Fleetwood Town’s president, Jim Betmead, could be forgiven for pinching himself when he gazes out from Wembley’s royal box before today’s League Two play-off final.
After all, the 65-year-old is the man who restored the Lancashire club to life after its liquidation in 1996, restarting in the second tier of the North West Counties Football League.
“It was just the tumbleweed that was missing,” he says of the then derelict Highbury Stadium he and a team of volunteers set about making fit for purpose. “The grass was waist high, the stands were in need of urgent repair. When I re-formed the football club, if I’d said we were going to go into the Football League, they’d have carted me away in a straitjacket.”
Today, Betmead may actually see Fleetwood go one better, for two seasons after their historic promotion to the Football League, they will climb into League One with victory over Burton Albion.
Fleetwood, a club who took their red-and-white colours from a trawler company, had already folded once before in the 1970s, just as the local fishing industry started to decline. Yet the climb of the “Cod Army” began in earnest after the 2003 arrival of chairman Andy Pilley, a wealthy local businessman who has spent £10m on transforming their fortunes. Pilley invested £4.5m alone in an impressive new main stand and on the pitch there have been five promotions, starting with the North West Counties First Division title in 2005. Their Wembley squad today includes one survivor of that first step, defender Nathan Pond, who made his debut in front of a crowd of 81 people. “What Andy has done has been an absolute dream – he has just taken us on this magical journey,” adds Betmead.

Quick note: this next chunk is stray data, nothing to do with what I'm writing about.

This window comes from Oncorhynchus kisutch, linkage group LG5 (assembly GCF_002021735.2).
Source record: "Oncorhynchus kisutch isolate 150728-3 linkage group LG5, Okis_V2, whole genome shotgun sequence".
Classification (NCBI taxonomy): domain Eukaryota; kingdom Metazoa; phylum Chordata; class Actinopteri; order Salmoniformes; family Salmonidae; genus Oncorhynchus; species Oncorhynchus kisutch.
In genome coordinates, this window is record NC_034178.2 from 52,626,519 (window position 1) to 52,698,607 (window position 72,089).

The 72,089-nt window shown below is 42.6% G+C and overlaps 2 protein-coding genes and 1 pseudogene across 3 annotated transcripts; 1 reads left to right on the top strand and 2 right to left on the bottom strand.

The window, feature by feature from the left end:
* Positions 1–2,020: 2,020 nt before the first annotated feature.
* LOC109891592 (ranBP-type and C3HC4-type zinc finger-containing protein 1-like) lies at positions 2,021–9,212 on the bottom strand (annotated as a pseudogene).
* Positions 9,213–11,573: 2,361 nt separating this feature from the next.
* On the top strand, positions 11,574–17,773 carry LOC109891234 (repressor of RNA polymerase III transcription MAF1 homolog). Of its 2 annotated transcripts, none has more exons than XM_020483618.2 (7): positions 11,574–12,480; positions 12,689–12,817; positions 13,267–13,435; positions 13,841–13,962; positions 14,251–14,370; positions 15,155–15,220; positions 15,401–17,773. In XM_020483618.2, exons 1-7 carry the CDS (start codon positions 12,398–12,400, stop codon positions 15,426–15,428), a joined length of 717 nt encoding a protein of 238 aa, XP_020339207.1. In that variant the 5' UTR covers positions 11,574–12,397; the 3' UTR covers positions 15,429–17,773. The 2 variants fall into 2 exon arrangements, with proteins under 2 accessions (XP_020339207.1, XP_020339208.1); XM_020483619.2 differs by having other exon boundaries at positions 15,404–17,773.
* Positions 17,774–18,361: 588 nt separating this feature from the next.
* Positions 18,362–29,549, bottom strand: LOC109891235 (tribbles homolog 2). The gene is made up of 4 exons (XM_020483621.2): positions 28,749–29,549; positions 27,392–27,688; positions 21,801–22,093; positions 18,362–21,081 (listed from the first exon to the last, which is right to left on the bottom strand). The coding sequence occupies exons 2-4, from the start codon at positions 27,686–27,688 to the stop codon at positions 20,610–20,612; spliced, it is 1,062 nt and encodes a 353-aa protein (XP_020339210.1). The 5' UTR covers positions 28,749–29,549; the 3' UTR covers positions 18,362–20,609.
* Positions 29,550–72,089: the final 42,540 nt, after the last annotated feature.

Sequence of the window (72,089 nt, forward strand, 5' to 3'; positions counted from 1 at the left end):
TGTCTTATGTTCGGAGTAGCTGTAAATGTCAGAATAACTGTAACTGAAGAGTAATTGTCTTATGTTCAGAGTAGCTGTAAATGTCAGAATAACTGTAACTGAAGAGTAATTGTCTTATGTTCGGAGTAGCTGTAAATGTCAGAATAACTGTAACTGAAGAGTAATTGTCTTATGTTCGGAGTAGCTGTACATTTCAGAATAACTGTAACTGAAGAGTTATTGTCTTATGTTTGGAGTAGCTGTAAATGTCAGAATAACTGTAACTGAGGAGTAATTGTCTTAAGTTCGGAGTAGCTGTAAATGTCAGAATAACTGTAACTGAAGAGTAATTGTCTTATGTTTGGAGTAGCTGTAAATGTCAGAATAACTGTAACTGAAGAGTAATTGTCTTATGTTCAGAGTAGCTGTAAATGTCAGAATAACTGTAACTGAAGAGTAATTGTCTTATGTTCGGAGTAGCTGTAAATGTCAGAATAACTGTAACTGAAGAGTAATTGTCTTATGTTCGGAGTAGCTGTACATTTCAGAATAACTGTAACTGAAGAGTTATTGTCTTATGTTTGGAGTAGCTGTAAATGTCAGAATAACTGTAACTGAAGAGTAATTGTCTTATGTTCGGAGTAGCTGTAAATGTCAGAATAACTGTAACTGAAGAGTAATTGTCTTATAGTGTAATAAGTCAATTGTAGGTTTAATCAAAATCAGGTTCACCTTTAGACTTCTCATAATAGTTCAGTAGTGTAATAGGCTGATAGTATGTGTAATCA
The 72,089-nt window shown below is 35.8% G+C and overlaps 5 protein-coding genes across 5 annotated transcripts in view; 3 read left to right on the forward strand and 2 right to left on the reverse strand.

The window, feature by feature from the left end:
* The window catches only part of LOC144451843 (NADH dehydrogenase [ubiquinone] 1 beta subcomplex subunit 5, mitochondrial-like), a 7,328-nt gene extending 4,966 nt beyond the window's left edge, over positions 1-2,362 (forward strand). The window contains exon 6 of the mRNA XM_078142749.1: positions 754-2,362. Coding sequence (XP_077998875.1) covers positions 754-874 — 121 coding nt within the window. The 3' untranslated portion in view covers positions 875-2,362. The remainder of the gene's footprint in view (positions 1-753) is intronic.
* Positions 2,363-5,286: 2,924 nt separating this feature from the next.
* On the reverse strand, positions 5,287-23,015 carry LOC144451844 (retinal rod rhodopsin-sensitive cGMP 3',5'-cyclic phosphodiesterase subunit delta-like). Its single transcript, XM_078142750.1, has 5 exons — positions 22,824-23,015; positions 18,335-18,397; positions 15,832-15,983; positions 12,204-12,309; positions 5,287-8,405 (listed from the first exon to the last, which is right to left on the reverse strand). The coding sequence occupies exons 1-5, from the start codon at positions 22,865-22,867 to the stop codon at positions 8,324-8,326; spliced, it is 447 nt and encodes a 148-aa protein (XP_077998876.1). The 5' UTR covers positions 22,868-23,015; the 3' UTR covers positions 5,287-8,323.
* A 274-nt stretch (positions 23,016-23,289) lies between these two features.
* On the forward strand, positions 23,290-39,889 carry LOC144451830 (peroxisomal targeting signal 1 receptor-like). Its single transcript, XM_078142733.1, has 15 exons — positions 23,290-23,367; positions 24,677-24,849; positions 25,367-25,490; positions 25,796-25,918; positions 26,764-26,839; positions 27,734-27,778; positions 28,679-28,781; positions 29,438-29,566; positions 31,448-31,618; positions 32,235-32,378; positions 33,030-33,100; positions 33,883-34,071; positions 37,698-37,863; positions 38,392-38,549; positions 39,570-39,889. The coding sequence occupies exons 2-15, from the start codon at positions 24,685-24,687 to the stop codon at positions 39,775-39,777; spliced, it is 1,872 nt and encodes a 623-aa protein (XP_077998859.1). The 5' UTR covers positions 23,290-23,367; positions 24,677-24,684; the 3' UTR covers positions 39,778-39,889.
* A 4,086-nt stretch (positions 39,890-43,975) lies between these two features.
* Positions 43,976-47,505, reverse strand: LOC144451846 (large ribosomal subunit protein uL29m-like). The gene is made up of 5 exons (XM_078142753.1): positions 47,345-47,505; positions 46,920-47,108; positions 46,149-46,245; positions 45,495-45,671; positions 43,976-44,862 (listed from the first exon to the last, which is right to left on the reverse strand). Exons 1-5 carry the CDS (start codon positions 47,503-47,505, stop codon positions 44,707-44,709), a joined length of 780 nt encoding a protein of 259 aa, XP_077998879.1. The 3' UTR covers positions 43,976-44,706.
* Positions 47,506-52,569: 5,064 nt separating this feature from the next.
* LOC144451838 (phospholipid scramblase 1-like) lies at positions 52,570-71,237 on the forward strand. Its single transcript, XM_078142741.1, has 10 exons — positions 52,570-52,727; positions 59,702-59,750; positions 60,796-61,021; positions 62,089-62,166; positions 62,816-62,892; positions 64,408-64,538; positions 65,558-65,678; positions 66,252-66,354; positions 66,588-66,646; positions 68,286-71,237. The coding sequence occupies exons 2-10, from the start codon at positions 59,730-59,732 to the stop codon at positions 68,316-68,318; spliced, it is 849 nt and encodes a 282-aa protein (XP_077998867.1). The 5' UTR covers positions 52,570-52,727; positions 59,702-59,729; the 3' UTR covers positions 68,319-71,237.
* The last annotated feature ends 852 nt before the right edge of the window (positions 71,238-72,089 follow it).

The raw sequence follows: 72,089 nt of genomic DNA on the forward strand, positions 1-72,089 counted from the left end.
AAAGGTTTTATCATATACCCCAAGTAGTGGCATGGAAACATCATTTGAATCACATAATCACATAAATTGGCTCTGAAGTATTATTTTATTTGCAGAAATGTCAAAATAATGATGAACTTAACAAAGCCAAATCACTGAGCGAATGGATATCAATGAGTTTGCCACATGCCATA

Besides a chairman with deep pockets, Fleetwood also have a bright young manager in Graham Alexander. He is 18 months into his first management job but has considerable play-offs experience: during more than 1,000 playing appearances, he lost finals with Scunthorpe United and Preston North End before winning Premier League promotion with Burnley at Wembley in 2009.
“For me it’s about repaying the faith put in me by people this season and last,” said the 42-year-old, who last summer was able to bring in vital experience in captain Mark Roberts – a League Two play-off final winner with Stevenage – and midfielder Steven Schumacher. His opposite number Gary Rowett, by comparison, actually lost his two best players after Burton’s play-off semi-final defeat 12 months ago. Where Burton may have a “1 per cent advantage” according to Rowett is from the fact they train at St George’s Park, where there are three pitches “very similar” to Wembley’s, although they may well need this against a club Nigel Worthington, manager of Fleetwood’s semi-final victims York, described as the “Manchester City of our league”.
Betmead prefers a different parallel. “I played in the Northern Premier against Wigan and look at what they’ve done. We’ve rubbed shoulders with them once before, so who knows?”